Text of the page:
The perception of a visual difference between two elements of the building, or fittings within the building, so that the difference in light reflectance value is of sufficient points to distinguish between the two elements.

Flight

A continuous series of steps or a continuous slope (ramp ) between landings. (For the widths and lengths of flights see paragraphs 1.14–1.24.)

General access stair

A stair intended for all users of a building on a day-to-day basis, as a normal route between levels.

Going

For stairs: the depth from front to back of a tread, less any overlap with the next tread above (see paragraphs 1.2 and 1.3). (For the measurement of the going on tapered treads see paragraphs 1.25– 1.27.)

For ramps: the length of the ramp between landings.

Guarding

A barrier that denies pedestrians or vehicles access to another area, for example the floor below (see Diagrams 3.1 and 3.2).

Handrail

A rail, at hand height or a little higher, for people to hold for support. (For handrails for stairs, see paragraphs 1.34–1.37; for handrails for ramps, see paragraphs 2.11–2.12.)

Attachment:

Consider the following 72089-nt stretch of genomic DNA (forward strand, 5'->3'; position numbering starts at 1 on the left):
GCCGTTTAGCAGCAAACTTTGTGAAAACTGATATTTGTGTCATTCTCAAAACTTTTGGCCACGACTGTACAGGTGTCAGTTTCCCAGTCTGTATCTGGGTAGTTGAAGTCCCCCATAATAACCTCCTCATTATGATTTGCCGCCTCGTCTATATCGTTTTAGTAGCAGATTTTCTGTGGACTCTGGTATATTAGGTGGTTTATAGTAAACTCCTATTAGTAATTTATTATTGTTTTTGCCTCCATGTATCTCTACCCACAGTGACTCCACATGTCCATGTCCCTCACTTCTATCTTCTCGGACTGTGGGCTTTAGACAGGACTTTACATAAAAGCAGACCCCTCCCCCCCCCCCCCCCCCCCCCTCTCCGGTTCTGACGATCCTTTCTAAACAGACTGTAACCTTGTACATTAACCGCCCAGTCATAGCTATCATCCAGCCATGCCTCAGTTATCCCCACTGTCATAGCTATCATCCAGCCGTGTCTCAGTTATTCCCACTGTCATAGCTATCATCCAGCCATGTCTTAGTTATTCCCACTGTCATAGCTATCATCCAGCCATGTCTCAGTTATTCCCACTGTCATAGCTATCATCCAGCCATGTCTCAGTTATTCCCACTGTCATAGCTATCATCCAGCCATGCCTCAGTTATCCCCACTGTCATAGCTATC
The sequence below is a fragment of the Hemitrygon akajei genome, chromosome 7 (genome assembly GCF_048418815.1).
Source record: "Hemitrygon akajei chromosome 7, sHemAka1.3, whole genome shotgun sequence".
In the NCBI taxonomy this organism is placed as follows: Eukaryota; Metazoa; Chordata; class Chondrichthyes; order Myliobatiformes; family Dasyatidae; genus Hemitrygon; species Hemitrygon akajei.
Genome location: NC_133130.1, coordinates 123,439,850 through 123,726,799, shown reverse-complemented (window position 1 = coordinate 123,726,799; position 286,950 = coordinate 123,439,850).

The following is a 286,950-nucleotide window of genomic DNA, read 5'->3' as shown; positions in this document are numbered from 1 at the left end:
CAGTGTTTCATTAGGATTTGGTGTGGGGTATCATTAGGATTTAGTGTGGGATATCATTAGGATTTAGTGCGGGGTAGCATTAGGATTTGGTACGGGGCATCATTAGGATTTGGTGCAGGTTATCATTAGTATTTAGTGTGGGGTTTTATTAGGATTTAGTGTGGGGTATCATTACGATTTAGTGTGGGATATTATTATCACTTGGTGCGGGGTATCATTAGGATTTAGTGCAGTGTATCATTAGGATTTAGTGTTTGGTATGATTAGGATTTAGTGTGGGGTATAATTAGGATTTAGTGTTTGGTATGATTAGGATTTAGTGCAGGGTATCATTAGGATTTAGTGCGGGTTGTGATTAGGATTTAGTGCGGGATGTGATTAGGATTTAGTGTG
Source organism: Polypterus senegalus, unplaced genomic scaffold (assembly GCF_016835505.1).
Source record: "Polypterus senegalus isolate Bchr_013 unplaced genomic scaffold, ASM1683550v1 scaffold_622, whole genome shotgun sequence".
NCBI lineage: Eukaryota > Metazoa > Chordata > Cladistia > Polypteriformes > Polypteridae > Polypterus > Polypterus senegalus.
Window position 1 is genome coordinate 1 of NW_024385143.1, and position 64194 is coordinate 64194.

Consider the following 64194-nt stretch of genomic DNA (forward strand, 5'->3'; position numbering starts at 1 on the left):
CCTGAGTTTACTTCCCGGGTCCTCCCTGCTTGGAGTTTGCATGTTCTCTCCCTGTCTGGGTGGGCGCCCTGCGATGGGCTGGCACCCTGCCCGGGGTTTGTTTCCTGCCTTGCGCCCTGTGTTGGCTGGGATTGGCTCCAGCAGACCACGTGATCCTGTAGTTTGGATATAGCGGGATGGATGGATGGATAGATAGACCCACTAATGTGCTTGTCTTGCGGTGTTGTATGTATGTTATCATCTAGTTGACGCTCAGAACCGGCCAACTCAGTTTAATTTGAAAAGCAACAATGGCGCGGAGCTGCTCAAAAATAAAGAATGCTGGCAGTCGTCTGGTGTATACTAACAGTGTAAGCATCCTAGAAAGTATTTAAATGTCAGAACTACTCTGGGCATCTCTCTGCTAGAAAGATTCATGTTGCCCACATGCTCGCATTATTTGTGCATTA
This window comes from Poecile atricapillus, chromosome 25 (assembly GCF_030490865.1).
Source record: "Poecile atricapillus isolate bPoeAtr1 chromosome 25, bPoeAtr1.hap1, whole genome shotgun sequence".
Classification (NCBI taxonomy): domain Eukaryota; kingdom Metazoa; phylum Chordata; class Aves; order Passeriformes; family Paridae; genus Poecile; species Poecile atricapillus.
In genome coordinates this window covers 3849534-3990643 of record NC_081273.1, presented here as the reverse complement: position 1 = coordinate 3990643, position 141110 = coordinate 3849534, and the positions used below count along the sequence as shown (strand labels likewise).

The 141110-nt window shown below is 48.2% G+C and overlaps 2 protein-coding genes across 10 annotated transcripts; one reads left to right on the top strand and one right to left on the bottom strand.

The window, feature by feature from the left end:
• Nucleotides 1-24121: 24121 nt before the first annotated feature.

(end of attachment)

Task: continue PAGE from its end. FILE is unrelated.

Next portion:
Helical stair

A stair in a helix around a central void (see paragraph 1.28).

Ladder

A means of access to another level, formed by a series of rungs or narrow treads. People normally ascend or descend facing the ladder. (See paragraphs 1.31–1.33.)

Light reflectance value (LRV)

The total quantity of visible light reflected by a surface at all wavelengths and directions when illuminated by a light source.

Nosing

The leading edge of a stair tread.

Pitch

The angle of inclination (slope) between the horizontal and a line connecting the nosings of a stair.

Private stair

A stair intended to be used for only one dwelling.

Principal entrance

An entrance which a visitor not familiar with the building would normally expect to approach.

Radial gangway

A gangway at an angle to the rows of seats/wheelchair spaces or a stepped gangway in tiered seating.

Ramp

A slope steeper than 1:20, on which a pedestrian or wheelchair user can move from one level to another (see Section 2).

Rise
The height between consecutive treads (seeparagraphs 1.2 and 1.3).

For ramps: the vertical distance between each end of the ramp flight.

Spiral stair

A stair in a helix around a central column (see paragraph 1.28).

Stair width

The clear width between the walls or balustrades.

Tapered tread

A step in which the going reduces from one side to the other (see paragraphs 1.25–1.27).

Utility stair
A stair used for escape, access for maintenance, or purposes other than as the usual route for moving between levels on a day-to-day basis.